1801 S. 35th Street
Council Bluffs, IA 51501
Phone: (712) 323-9760
Fax: (712) 323-6490
Flora and fauna from around the world cover 75 acres just south of downtown Omaha. Visitors do not have to be experts to appreciate the beauty, because this attraction focuses on educating both children and adults. First launched in 1982, the site now features the Robert H. Storz Family Rose Garden, an arboretum and herb garden. A children's garden offers additional activities for the little ones.
Nestled amidst the architectural variety of downtown Omaha, this park and urban playground is a magnet for both locals and visitors. Home to the annual Holiday Lights Festival, this 10 acre well-designed attraction has walking paths, lagoons, waterfalls, amphitheater, sculpture and gardens.The sandy playground and horseshoe pit mean more fun for kids. Just a few blocks from the Old Market with free admission, it is a great place for just a stroll.
The Omaha Henry Doorly Zoo is one of the most family friendly tourist destination in the entire country, and after visiting you will figure out why. Where else can you stroll through the world's largest man-made jungle, view sharks and other deep sea inhabitants through a glass-enclosed, walk-through tunnel, take a Lozier IMAX Theatre adventure to the top of Mt. Everest, and view hundreds of birds flying freely in a mesh aviary the size of four football fields? After doing all of this in one afternoon, the little ones will be really ready for a long nap.
Miller's Landing is a great place to enjoy the outdoors while having an educational experience. Located on the banks of the Missouri River just northeast of downtown, this park features a variety of riverfront trails that are great for walking as well as a pleasant picnic area that provides shelter from the sun or a rainstorm. There are also exhibits that tell the story of Lewis and Clark and their exploration of the lands making up the Louisiana Purchase.
First National's Spirit of Nebraska's Wilderness and Pioneer Courage Park depicts Omaha's pioneer history in grand fashion. This park is made up of five blocks of downtown which have been filled with stainless steel and bronze statues. Sculptors Blair Buswell, Edward Fraughton and Kent Ullberg have created these sculptures, which includes a stampeding group of bison and a large wagon train. This area is a great place to take the family and let the kids enjoy themselves.
Though this stadium belongs to the Creighton University, it's located a little away from the campus. It gets its name from Rev. Fr. Michael G. Morrison, S.J.—former President of the university. Today it is home to the Blue Jay soccer team. The University has been running a unique campaign. Donor bricks are available for 100USD on which you can engrave a message. These bricks will be placed permanently on the concourse walkway, visible to the visitors.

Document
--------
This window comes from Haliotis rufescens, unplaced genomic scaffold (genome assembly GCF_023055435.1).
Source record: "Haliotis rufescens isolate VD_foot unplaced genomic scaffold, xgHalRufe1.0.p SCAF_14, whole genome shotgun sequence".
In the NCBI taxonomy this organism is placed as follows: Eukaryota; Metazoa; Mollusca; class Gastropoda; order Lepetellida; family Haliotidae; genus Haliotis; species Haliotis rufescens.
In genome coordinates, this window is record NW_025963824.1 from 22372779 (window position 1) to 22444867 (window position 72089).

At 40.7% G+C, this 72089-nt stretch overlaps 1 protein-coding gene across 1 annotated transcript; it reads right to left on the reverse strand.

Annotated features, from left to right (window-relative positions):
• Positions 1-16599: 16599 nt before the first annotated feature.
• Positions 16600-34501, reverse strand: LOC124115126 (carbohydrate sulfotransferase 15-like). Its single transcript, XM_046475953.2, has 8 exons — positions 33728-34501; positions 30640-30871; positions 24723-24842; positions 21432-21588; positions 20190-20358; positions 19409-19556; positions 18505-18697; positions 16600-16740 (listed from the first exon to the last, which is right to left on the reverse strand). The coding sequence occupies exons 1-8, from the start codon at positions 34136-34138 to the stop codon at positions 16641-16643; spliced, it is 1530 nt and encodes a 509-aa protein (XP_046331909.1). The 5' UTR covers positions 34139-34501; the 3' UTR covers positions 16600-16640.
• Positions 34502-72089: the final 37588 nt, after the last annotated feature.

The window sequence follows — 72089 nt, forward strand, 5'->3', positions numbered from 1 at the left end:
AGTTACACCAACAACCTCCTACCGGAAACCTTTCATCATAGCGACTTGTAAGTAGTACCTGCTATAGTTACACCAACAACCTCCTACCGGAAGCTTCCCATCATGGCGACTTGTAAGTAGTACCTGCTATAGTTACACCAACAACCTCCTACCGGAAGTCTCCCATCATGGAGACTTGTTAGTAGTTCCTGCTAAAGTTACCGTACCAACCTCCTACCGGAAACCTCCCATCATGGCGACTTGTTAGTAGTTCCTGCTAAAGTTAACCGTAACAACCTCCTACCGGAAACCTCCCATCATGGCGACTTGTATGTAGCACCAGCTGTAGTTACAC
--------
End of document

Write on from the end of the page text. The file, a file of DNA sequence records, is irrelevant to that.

Fairways averaging 200 yards keep play at a fast pace. Experienced golfers will find the mature greens quite manageable. The course dates back to 1934, making it one of the city's oldest. No on-site driving range is available, but a putting green helps players work on their short game. No credit cards are accepted.
Watch the mystery of natural events unfold before you at the Fontenelle Forest. This popular wooded area occupies 1400 acres of beautiful Nebraska forest and floodplains situated along the Missouri River. Sixteen miles of trails meander through picturesque land for hikers and birdwatchers. The visitor center offers interactive educational exhibits, a one-mile wheelchair-accessible boardwalk, a gift shop and more. Facilities for parties, meetings and receptions are also available.
This ice skating facility is fun for the whole family, with a standard size hockey rink, heated viewing area, adult drop-in hockey sessions, children's hockey leagues and more. Hitchcock also offers public skating, ice skating lessons, private ice rental and special hockey workshops stressing various strategies of play. Metro Classic Adult Learn to Play Hockey, a special program especially for adults 21 years and older, examines the basics of hockey taught by professional instructors.
Together, Omaha's Keystone Biking and Walking Trail and Bellevue Loop Trail make up a 27-mile paved pathway. Beginning on the northwest side of the city, the path follows Little Papillion Creek to the Cornhusker Highway. When the Keystone Trail connects to the Bellevue Loop Trail, you can then make your way along the Missouri River via Haworth Park. This trail is perfect for those looking to get a little exercise in the outdoors.
This city golf course features nine holes and bent grass with water in play. The par 35 makes it a solid game for golfers of all skill levels. As with many other small, public courses, there is no driving range or putting green. A clubhouse does offer refreshments and snacks. What it lacks in luxuries, the course makes up for in price.
Mature trees with thick overhangs line nearly every fairway. A slice or a hook here and you may have a difficult time staying on track for an even round on this par 68 course, which boasts a total yardage of 5003 from the men's tees. This public course sits in the center of the city, behind the University of Nebraska-Omaha. Maintenance crews typically keep the greens in superb shape, meaning your putts will always roll true.